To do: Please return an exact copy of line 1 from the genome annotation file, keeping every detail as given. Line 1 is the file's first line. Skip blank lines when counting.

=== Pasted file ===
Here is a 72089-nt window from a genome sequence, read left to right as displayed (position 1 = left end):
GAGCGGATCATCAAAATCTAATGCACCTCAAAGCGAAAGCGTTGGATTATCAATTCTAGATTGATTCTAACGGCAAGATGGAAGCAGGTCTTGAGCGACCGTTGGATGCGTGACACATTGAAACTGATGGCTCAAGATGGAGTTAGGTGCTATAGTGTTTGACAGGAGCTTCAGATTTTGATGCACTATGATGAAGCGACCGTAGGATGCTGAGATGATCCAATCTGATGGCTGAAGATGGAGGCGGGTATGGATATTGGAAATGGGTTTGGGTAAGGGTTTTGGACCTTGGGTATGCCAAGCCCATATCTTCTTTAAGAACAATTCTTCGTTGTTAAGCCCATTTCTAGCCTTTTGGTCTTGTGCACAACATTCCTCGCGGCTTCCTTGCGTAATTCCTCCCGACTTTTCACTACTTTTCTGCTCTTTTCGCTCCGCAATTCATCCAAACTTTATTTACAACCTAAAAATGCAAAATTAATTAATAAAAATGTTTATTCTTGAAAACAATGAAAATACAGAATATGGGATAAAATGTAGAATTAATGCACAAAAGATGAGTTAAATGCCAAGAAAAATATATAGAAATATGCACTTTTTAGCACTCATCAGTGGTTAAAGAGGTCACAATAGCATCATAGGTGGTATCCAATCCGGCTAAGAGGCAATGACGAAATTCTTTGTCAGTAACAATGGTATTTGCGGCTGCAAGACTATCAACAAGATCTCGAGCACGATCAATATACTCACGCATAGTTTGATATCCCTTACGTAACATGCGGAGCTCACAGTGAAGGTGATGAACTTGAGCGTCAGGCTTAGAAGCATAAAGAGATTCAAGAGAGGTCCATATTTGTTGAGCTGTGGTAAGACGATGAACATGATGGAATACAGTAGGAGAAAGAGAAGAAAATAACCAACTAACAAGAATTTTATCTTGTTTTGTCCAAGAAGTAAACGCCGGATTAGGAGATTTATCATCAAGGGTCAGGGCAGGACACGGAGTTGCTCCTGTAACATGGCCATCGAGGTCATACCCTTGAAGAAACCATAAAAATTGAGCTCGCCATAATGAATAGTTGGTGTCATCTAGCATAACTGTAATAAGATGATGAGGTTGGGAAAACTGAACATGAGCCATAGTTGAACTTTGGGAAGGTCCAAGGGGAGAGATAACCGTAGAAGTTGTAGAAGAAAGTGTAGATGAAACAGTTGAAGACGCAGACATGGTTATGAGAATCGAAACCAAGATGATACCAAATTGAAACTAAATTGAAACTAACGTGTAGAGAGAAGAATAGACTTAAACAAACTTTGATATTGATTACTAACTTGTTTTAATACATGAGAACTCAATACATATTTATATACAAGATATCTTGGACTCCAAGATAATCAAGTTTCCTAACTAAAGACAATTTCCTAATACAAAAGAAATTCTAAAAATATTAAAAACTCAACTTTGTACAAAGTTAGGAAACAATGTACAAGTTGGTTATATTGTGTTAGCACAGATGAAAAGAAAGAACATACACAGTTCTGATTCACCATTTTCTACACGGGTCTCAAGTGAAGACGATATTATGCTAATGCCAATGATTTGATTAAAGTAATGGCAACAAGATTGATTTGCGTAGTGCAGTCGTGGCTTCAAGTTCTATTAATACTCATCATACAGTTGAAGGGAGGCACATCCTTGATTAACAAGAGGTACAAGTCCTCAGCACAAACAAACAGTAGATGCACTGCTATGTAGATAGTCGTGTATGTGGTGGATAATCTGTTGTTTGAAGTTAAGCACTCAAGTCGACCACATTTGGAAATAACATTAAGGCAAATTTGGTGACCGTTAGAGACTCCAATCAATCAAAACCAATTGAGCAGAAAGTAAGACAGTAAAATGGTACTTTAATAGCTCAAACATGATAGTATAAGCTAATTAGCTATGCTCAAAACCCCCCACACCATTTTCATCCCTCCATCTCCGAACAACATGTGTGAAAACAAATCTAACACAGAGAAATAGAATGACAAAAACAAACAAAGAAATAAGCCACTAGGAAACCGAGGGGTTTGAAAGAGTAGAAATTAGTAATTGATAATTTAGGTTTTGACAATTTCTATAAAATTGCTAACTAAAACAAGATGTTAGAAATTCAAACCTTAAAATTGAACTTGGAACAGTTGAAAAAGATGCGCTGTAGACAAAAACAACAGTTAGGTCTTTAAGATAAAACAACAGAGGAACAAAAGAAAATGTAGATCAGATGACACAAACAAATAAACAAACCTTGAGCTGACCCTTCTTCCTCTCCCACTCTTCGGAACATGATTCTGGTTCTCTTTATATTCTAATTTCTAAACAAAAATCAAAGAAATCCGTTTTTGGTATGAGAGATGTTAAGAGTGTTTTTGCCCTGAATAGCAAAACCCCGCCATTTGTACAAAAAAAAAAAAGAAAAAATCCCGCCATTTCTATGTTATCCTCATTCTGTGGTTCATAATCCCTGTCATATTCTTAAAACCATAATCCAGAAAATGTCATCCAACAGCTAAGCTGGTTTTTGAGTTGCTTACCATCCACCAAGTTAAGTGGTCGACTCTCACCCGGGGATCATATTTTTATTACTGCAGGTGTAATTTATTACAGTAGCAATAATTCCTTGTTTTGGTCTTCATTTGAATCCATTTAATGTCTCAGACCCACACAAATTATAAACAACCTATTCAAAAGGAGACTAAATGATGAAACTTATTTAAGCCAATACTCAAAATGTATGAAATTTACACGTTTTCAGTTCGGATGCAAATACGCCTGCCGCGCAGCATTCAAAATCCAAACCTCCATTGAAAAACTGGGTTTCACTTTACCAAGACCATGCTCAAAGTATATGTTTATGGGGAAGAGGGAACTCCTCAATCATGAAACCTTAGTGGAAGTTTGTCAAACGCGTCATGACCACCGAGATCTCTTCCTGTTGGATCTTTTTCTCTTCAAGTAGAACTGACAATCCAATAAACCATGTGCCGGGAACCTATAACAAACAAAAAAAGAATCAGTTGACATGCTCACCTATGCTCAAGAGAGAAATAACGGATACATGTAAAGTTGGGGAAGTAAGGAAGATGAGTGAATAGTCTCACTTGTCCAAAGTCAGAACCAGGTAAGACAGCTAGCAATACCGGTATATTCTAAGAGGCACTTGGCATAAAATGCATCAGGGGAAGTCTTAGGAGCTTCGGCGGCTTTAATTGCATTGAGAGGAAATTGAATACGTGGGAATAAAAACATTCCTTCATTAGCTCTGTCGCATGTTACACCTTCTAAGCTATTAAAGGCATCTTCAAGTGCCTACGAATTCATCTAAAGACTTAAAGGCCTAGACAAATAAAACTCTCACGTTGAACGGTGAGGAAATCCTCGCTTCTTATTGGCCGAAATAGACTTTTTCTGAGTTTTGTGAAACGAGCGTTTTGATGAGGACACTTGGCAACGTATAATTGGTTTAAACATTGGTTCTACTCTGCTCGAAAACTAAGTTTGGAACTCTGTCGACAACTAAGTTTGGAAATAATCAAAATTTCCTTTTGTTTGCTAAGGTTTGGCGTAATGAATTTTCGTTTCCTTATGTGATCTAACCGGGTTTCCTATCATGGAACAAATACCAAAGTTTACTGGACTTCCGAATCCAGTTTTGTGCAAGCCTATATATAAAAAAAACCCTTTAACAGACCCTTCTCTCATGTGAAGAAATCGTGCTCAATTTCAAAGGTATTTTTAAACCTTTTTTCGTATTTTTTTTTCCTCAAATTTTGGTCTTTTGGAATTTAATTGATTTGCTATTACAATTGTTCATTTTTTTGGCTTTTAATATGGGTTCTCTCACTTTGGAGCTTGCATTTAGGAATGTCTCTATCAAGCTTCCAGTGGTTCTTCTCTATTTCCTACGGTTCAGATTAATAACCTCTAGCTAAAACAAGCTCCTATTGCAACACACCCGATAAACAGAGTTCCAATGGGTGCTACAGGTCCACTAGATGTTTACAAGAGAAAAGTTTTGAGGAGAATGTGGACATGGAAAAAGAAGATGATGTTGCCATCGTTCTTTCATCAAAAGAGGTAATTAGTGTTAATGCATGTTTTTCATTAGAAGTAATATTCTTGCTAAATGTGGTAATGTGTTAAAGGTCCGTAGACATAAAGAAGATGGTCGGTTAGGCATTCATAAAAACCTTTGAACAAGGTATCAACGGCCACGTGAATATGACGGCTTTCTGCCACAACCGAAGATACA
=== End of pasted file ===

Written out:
Here is a 72089-nt window from a genome sequence, read left to right as displayed (position 1 = left end):